Study Guide

Josh in My Life in Dog Years

By Gary Paulsen

Josh

In a book packed with unique dogs, Josh is a unicorn. (Technically, he's a border collie—"the quintessential border collie," even. Anyway, you know what we mean.)

Understand that I've had hundreds of dogs and loved them and, I hope, been loved by them, and I've been in God knows how many different kinds of situations with them, but I had never, ever seen anything like Josh. (9.17)

Basically, this dog is Paulsen's soul mate.

One of the things that makes Josh stand out is his intelligence. He understands a lot of English words, but more than that, Paulsen thinks he understands real conversation. The dog can also fetch a horse, irrigate a ditch, and escort party guests to their cars at the end of the evening. Seems like there's nothing this dog can't do.

A Quiet Dignity

Of the nine dogs profiled in the book, Josh was the only one still alive when Paulsen was writing it. Since we're reading now, decades later, Josh has of course long since died. Even when Paulsen was writing, Josh was nearly 20 years old, so his chapter, more so than others, is shot through with melancholy. We can sense how much it will hurt Paulsen when Josh is gone.

If possible, Josh is always with me. (9.33)

We know the day will come when he won't be.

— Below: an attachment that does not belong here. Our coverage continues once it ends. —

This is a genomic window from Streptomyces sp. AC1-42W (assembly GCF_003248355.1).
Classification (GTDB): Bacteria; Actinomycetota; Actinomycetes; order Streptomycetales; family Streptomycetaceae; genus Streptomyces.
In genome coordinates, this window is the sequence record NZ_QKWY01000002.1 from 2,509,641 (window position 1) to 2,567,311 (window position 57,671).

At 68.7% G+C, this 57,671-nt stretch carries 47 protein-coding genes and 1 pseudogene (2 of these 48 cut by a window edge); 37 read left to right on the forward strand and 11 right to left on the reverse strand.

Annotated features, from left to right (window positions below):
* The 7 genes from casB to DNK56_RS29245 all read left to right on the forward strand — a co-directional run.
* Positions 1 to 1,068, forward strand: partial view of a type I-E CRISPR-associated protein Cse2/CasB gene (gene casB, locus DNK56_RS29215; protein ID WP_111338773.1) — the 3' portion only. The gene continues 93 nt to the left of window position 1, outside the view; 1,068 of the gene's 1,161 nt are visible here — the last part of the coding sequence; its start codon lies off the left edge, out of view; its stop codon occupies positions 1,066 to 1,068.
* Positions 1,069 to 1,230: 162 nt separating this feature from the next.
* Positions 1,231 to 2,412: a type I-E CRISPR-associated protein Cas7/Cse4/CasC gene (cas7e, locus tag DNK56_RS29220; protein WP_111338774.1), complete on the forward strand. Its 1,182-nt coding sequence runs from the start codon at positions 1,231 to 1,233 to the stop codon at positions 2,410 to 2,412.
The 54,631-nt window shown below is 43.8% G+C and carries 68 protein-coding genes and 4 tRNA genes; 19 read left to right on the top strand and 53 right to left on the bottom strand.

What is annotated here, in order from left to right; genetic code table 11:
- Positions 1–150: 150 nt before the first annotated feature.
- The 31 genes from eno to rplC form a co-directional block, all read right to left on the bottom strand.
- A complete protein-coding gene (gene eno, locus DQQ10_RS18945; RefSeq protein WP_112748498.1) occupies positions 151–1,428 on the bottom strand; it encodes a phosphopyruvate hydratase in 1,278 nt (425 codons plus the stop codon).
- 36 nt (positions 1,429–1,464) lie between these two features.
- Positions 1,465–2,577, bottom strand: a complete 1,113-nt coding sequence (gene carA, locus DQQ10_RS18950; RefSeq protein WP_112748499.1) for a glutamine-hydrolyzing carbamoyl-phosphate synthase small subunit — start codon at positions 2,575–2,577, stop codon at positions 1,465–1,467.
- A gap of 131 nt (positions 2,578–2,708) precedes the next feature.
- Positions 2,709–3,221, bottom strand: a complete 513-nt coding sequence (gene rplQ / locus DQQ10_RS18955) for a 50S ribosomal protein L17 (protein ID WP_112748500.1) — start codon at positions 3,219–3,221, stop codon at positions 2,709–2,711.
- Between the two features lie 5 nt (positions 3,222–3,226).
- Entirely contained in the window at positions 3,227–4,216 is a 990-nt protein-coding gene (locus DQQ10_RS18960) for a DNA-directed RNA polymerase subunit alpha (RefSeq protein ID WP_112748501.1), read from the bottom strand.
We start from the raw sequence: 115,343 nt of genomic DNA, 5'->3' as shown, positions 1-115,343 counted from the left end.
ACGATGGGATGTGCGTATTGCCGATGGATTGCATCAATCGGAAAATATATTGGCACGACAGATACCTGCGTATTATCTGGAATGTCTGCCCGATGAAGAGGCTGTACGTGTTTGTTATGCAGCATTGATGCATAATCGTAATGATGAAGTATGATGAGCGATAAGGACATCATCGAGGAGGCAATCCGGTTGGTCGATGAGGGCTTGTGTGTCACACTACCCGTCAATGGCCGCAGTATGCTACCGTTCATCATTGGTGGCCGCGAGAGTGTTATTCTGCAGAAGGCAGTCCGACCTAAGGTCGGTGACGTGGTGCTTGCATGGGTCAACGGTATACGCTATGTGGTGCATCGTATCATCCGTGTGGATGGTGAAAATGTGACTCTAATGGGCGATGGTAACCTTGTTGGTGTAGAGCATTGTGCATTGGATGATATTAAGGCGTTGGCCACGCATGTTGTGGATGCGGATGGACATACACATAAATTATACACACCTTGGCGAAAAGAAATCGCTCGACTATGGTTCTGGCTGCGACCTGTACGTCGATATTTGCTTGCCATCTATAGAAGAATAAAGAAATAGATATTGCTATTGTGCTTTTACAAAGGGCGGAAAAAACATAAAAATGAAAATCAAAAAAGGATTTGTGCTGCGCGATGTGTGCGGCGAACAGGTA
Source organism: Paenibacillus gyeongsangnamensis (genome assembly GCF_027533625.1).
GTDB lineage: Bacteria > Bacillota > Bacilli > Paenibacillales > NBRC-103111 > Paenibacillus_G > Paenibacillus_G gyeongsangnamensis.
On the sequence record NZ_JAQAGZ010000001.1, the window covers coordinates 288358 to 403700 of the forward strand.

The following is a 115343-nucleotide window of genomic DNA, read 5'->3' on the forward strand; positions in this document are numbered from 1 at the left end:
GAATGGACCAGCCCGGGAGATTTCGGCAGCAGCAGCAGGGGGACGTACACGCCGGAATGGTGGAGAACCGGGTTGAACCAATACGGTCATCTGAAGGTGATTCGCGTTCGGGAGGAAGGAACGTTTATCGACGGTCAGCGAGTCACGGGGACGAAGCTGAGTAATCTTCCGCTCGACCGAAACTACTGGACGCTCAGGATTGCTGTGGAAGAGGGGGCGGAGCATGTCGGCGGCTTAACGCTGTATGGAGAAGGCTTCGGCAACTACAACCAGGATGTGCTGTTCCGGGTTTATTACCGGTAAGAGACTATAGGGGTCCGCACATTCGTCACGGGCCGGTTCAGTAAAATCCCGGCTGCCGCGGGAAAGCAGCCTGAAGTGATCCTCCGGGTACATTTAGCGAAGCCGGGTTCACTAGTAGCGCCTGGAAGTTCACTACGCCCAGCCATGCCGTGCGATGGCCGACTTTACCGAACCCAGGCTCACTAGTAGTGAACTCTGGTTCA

(Sorry, just give us a sec to collect ourselves.)

Josh comports himself with a quiet dignity that does not just come from being old.

He has wonderful limits. He will do anything I ask and many things I tell him to do, unless he thinks they are too stupid or repetitive or boring. (9.25)

He'll play any game or do any trick five times. (Not four, or six. Just five.) That's it—after five tries, Josh is done forever.

A Real Equal

Paulsen thinks that Josh is in every way his equal—and in some ways his better. "He is full of a gentle honor that I will never come close to achieving," he writes (9.1). Also, he says that Josh is "completely and totally devoted to the person he views as his master" (9.2). (Not the person who is his master. The person he views as his master.)

He is...real. No, more than that, he is a person. I do not think in my heart that he is a dog. (9.6)

Coming from Paulsen, who is a no-nonsense sort of guy, and who's known a lot of dogs, these words carry a lot of weight.

This all sounds like very serious business, but Josh has a great sense of humor, too. After a friend died, Paulsen was in an ugly, dark mood.

I was sitting in an old easy chair with my legs stretched out thinking dark thoughts and Josh came up in front of me and sat, studying me for a full minute, his eyes clear and calm. […] suddenly he reached down, grabbed my boot and with a mighty lunge jerked me completely out of the chair on my butt and then jumped on me and pretended to be biting my ribs, back and forth, tickling me. (9.30)

Just like Paulsen always tickles Josh's ribs when the dog is having a bad day.

Just knowing Josh is something that Paulsen counts among the major events of his life—in the same category as enlisting in the army and getting married. Reading along, it's easy to see why. In each sentence of this short but sweet chapter, Josh's specialness shines through.